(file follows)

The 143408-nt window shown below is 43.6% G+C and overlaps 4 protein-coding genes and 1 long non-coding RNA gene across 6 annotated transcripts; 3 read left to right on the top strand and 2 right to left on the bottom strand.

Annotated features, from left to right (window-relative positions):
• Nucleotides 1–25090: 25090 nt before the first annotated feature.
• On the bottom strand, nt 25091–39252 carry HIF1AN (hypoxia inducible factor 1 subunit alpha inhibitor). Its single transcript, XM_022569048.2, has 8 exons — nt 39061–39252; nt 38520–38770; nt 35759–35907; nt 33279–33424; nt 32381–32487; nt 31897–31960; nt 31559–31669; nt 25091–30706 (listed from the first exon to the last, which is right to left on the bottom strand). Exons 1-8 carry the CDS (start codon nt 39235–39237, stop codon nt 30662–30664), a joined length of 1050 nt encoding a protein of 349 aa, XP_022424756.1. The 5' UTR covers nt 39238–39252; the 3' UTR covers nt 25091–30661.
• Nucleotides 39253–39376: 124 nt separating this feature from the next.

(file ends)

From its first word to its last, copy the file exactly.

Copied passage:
The 143408-nt window shown below is 43.6% G+C and overlaps 4 protein-coding genes and 1 long non-coding RNA gene across 6 annotated transcripts; 3 read left to right on the top strand and 2 right to left on the bottom strand.

Annotated features, from left to right (window-relative positions):
• Nucleotides 1–25090: 25090 nt before the first annotated feature.
• On the bottom strand, nt 25091–39252 carry HIF1AN (hypoxia inducible factor 1 subunit alpha inhibitor). Its single transcript, XM_022569048.2, has 8 exons — nt 39061–39252; nt 38520–38770; nt 35759–35907; nt 33279–33424; nt 32381–32487; nt 31897–31960; nt 31559–31669; nt 25091–30706 (listed from the first exon to the last, which is right to left on the bottom strand). Exons 1-8 carry the CDS (start codon nt 39235–39237, stop codon nt 30662–30664), a joined length of 1050 nt encoding a protein of 349 aa, XP_022424756.1. The 5' UTR covers nt 39238–39252; the 3' UTR covers nt 25091–30661.
• Nucleotides 39253–39376: 124 nt separating this feature from the next.